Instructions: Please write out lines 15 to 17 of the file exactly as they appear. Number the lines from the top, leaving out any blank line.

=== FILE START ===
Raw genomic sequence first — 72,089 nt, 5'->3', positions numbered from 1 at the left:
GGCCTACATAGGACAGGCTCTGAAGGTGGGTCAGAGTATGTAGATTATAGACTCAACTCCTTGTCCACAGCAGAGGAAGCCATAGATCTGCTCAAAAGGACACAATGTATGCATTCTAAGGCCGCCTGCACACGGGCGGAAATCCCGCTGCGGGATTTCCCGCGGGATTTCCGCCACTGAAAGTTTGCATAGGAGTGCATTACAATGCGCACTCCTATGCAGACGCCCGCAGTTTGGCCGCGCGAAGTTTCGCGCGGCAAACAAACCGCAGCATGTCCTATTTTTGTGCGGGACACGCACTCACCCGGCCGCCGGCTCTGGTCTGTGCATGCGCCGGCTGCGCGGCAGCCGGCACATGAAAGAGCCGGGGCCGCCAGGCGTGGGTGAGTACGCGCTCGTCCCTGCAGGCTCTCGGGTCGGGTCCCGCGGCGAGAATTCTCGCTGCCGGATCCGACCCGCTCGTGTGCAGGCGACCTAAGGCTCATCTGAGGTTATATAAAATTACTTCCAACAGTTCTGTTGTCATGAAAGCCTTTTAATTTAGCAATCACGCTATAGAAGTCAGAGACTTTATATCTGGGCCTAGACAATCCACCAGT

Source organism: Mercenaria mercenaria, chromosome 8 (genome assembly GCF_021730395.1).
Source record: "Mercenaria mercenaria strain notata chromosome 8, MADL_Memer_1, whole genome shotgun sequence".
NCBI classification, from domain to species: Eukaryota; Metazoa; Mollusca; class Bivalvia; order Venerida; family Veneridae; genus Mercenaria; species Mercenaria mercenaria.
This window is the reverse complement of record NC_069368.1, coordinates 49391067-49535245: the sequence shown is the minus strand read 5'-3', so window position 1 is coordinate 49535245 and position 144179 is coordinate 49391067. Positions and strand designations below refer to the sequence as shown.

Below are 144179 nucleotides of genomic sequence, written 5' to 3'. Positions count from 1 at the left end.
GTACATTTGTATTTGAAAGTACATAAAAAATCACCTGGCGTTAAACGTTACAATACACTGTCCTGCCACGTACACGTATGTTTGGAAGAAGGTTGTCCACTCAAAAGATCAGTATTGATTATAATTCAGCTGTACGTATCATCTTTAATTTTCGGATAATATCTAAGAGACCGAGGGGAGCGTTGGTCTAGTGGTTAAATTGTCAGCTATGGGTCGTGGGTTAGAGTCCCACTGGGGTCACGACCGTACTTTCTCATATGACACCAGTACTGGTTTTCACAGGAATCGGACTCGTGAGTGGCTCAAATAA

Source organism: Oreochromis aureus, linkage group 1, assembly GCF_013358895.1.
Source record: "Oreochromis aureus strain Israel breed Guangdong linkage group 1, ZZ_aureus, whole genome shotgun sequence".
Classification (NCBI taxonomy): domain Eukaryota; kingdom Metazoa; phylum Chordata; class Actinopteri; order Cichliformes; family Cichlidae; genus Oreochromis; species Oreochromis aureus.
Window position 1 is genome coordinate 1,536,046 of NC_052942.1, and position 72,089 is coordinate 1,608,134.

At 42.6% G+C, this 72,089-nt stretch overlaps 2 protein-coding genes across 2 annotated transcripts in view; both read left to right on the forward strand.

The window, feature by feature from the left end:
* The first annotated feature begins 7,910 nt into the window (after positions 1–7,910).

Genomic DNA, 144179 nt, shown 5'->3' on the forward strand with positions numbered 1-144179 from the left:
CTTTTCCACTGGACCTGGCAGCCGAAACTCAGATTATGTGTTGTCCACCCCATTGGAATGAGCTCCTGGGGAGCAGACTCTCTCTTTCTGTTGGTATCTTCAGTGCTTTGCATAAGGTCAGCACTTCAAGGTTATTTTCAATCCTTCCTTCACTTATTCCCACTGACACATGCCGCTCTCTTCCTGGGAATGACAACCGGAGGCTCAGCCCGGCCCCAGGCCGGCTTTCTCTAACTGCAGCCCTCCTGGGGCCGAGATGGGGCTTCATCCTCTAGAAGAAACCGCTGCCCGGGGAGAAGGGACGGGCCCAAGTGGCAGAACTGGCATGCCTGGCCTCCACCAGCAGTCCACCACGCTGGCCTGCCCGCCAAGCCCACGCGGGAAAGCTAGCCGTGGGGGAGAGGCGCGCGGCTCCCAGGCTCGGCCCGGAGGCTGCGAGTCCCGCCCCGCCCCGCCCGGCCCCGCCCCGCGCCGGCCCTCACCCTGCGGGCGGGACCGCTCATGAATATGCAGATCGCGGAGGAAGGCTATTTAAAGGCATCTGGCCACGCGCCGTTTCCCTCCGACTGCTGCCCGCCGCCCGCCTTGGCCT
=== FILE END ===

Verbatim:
* The first annotated feature begins 7,910 nt into the window (after positions 1–7,910).

Genomic DNA, 144179 nt, shown 5'->3' on the forward strand with positions numbered 1-144179 from the left:
CTTTTCCACTGGACCTGGCAGCCGAAACTCAGATTATGTGTTGTCCACCCCATTGGAATGAGCTCCTGGGGAGCAGACTCTCTCTTTCTGTTGGTATCTTCAGTGCTTTGCATAAGGTCAGCACTTCAAGGTTATTTTCAATCCTTCCTTCACTTATTCCCACTGACACATGCCGCTCTCTTCCTGGGAATGACAACCGGAGGCTCAGCCCGGCCCCAGGCCGGCTTTCTCTAACTGCAGCCCTCCTGGGGCCGAGATGGGGCTTCATCCTCTAGAAGAAACCGCTGCCCGGGGAGAAGGGACGGGCCCAAGTGGCAGAACTGGCATGCCTGGCCTCCACCAGCAGTCCACCACGCTGGCCTGCCCGCCAAGCCCACGCGGGAAAGCTAGCCGTGGGGGAGAGGCGCGCGGCTCCCAGGCTCGGCCCGGAGGCTGCGAGTCCCGCCCCGCCCCGCCCGGCCCCGCCCCGCGCCGGCCCTCACCCTGCGGGCGGGACCGCTCATGAATATGCAGATCGCGGAGGAAGGCTATTTAAAGGCATCTGGCCACGCGCCGTTTCCCTCCGACTGCTGCCCGCCGCCCGCCTTGGCCT